I missed the red flags of someone in pain, but it won't happen again

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“Why can’t she take care of her own damn kids?” I muttered to myself as I drove off.

This was following another practice where the same mom was a no-show at pick up. As the coach, I waited around for 20 minutes before giving in and driving her son home.

Once we were at the house, she gave me some confused excuse about not being able to leave french fries in the oven. WTF???

There I was juggling five kids, and yes she also had her hands full, but how is it that I end up picking up her slack? Outrageous!

I was mad. Put out. Every time I had contact with her after that day I very quickly put her in the “inconsiderate person” or “bad mother” box that I so righteously held. I didn’t think about her much, but when I did it was not kindly.

A few years later her family tragically broke apart when she entered rehab with very serious addiction.

That woman whom I was so quick to judge had been sending out red flags. Lots of them. And if I hadn’t been so quick to make myself better than she, I might have been able to help her. I might have at least been a small bright spot in what was surely a very dark time.

Instead, I judged her for not having it together or being a proper mother.

Unfortunately during that time period I was dealing with my own demons and wasn’t able to see what a difficult time she was having. I forgive myself for that, but wish that I had been available to help her in whatever small way.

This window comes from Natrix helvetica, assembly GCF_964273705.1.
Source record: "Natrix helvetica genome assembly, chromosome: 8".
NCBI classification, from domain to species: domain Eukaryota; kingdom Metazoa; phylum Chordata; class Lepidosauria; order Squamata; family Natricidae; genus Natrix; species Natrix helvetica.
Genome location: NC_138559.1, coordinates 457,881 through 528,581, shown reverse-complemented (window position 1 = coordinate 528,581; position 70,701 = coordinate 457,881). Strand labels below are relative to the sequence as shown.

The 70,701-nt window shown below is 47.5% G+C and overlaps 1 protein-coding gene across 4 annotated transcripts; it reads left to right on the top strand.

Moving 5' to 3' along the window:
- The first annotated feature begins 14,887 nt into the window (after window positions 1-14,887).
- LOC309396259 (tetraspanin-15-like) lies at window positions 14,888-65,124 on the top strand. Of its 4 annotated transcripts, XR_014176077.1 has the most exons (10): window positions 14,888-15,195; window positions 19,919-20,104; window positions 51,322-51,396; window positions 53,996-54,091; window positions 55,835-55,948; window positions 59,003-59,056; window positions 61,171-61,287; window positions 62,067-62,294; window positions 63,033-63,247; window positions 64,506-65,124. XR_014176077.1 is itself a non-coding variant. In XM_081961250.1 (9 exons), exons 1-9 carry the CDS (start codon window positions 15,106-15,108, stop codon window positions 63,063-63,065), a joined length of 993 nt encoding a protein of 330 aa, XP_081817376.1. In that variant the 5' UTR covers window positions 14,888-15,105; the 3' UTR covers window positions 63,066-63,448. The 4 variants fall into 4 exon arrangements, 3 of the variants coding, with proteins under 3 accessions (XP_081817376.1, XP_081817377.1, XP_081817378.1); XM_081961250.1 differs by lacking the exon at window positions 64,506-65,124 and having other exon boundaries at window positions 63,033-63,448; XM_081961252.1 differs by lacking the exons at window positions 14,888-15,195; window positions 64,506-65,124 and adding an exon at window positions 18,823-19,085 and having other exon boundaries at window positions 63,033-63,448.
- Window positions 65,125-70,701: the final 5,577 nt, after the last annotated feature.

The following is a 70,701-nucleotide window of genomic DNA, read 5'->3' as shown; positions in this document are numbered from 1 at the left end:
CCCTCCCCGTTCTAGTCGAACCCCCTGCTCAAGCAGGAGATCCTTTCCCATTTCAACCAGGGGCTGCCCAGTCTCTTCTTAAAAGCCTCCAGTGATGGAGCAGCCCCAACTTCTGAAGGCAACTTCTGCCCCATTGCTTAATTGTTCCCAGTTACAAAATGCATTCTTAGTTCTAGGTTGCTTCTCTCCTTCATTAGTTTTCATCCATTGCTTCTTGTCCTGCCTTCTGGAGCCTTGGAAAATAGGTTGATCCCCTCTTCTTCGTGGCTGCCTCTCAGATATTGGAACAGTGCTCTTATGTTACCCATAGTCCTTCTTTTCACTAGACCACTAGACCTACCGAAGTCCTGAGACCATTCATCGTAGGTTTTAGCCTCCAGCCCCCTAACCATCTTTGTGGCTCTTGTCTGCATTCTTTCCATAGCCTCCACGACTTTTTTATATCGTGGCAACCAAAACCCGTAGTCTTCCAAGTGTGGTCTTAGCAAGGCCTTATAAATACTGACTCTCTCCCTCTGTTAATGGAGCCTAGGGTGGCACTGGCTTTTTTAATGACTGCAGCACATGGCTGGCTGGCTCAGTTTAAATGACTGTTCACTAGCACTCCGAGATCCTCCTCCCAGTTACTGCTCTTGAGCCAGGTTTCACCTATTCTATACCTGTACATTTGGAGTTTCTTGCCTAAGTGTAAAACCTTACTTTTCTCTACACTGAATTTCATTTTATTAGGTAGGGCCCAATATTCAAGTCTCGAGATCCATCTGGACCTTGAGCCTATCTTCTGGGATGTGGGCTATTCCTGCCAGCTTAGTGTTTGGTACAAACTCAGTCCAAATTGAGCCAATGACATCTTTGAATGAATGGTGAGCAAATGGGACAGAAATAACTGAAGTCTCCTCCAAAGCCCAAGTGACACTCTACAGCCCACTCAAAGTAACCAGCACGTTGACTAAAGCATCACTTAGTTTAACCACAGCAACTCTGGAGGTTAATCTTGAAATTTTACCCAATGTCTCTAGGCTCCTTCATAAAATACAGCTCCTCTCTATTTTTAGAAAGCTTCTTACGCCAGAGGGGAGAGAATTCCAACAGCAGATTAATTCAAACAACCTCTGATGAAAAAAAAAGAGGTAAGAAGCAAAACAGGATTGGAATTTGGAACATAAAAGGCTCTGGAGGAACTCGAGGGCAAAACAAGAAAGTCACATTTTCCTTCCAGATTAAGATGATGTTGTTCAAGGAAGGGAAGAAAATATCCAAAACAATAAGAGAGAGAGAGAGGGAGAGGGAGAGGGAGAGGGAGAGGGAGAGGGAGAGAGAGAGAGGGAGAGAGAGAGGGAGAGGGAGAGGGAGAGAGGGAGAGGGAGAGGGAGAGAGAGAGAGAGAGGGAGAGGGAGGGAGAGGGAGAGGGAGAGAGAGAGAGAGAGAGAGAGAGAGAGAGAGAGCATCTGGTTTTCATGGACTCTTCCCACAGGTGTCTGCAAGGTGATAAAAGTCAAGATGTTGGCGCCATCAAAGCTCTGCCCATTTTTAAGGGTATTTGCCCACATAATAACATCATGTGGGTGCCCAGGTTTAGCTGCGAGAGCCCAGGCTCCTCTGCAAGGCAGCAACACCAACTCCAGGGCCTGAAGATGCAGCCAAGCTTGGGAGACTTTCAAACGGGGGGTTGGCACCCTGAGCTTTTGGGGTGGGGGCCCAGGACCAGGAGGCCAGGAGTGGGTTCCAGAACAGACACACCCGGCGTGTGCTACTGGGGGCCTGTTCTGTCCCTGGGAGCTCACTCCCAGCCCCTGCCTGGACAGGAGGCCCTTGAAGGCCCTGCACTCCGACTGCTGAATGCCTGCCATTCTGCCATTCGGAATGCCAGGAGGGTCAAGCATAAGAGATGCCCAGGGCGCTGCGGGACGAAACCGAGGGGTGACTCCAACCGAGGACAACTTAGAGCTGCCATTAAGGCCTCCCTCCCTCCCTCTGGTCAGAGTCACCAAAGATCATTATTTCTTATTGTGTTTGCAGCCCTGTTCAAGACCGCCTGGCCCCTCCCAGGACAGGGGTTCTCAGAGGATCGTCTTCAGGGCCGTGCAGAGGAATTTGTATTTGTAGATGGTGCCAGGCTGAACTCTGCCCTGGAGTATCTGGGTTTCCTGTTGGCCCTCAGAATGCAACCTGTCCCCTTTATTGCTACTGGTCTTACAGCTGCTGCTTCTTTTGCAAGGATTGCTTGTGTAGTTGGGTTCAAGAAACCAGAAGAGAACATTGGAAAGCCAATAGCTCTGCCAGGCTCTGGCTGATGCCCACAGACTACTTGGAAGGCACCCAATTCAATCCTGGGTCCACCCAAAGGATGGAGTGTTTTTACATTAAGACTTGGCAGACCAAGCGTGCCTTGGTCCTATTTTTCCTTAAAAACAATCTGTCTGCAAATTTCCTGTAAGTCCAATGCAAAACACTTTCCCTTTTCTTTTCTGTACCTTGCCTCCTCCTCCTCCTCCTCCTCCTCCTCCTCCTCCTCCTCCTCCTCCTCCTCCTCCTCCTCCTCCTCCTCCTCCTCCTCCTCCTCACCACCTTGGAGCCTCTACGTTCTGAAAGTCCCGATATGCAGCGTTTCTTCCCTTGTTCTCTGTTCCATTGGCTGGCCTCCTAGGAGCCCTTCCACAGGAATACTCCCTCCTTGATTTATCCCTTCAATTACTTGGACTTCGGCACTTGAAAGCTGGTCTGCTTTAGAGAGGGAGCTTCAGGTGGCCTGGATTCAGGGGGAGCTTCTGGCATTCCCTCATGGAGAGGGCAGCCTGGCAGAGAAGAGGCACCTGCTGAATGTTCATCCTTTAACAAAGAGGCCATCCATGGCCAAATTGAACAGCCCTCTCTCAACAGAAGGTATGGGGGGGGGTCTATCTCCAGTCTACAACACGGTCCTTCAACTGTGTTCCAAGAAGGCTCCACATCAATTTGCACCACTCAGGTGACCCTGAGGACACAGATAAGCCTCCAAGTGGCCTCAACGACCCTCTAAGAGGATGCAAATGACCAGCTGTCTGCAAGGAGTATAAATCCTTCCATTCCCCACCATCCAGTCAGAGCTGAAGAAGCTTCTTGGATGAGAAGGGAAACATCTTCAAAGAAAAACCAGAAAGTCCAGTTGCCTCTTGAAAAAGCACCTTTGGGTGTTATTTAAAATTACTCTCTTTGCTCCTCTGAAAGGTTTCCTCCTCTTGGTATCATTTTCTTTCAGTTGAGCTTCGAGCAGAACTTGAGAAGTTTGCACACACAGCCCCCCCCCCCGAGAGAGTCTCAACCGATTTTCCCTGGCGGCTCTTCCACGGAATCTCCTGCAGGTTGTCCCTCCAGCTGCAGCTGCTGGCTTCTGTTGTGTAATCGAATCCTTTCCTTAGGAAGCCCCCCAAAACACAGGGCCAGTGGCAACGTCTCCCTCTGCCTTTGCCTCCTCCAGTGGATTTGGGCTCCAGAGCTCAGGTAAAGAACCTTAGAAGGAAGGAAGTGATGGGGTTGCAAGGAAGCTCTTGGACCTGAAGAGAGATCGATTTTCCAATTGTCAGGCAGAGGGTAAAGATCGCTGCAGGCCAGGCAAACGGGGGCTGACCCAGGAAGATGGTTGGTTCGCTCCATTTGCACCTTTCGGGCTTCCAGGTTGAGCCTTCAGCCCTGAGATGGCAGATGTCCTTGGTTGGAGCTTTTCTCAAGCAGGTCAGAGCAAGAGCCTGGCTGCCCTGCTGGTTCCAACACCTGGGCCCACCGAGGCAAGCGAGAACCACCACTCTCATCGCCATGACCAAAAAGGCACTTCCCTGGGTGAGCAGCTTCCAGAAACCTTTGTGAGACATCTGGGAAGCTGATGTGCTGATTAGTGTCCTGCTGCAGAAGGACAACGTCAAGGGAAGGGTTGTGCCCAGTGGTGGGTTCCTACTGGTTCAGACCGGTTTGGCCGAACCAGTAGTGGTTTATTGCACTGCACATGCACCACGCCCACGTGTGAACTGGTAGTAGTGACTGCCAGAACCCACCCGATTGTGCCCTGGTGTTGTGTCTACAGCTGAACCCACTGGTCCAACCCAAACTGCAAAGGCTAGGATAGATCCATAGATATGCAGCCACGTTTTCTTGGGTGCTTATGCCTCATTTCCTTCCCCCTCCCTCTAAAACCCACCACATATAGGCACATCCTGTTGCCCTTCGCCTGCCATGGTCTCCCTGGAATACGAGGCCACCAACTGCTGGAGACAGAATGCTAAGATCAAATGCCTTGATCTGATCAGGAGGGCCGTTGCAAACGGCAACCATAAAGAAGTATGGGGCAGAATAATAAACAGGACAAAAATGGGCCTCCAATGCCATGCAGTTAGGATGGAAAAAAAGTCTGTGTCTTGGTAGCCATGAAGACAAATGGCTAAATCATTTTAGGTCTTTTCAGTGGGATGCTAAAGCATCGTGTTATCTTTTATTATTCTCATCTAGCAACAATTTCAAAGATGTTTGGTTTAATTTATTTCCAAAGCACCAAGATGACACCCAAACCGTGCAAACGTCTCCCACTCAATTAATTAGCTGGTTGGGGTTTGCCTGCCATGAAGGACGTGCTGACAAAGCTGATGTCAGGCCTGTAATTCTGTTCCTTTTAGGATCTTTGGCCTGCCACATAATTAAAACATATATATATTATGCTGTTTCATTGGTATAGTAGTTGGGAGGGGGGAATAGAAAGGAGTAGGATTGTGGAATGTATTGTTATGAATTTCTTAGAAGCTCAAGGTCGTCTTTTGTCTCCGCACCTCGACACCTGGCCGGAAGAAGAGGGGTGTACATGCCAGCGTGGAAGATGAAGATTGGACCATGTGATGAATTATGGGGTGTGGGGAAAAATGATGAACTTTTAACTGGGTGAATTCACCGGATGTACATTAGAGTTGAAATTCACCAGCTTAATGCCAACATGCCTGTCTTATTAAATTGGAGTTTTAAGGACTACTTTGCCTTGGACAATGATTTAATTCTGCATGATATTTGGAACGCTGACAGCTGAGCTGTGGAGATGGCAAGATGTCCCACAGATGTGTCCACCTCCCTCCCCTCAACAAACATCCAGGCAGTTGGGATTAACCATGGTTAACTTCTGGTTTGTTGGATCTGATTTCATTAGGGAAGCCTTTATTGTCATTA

Nowadays I view “bad behavior” very, very differently.

When I see someone being arrogant, I know that inside they feel very small and insecure. I see them pretending to be stronger than they are.

When I see Type A, Martha Stewart behavior, I think about how the need for perfection is a constant struggle to prove that you are good enough. So I feel compassion for how exhausted that person must be, attempting to keep up appearances all the time.

When I see someone unable to stand up for themselves or who is constantly self deprecating, I know how much that person is struggling to believe that they matter in the world.

When I spend time with that relative who is always mean, cranky and hating the world, I realize how much he actually hates himself. Because the world is a mirror and what he sees and experiences outside of him is what he believes about himself.

When someone cuts me off in traffic I wonder if they are having a hard time at work or if some emergency has them driving recklessly.

When people are no shows at events without calling or saying why, I wonder what difficulties they might be dealing with at home.

When someone is rude or abrupt to me, I send them kind thoughts because mean behavior screams unhappiness. And I know how terrible unhappiness feels.

With all the psychological training I have now, I know that everyone battles feelings of shame, unworthiness, not good enough and of wondering if they matter.

And so often those desperate feelings come out as what society deems “bad behavior.” So when I run into it, I try to be compassionate and see that the “bad behavior” is actually a cry for help.

Sometimes when someone is acting out, looking them in the eye, truly seeing and acknowledging them as a human being can make all the difference.

Whether it is other people’s bad behavior or your own, be gentle. Ask what need is not being met. Question whether the reaction is coming from fear or powerlessness. Look underneath the surface…that is where you will find what is really going on.

Today if I were to come across a mom who didn’t show up for pick up, I would do things very differently. I would ask:

“Is everything alright?”
“Is there something I can do to help you?” 
“Do you want to talk?”

I would notice the red flag and do something. By asking the question, I give the person an opportunity to open up. They may not want to, but at least I will have tried. And maybe at some later point they will come back or seek someone else that they feel safe sharing with.

The most important thing is for the person to know that they are not alone. That there is support available if and when they are ready.

“Be kind, for everyone you meet is fighting a battle that you know nothing about.” ~Wendy Mass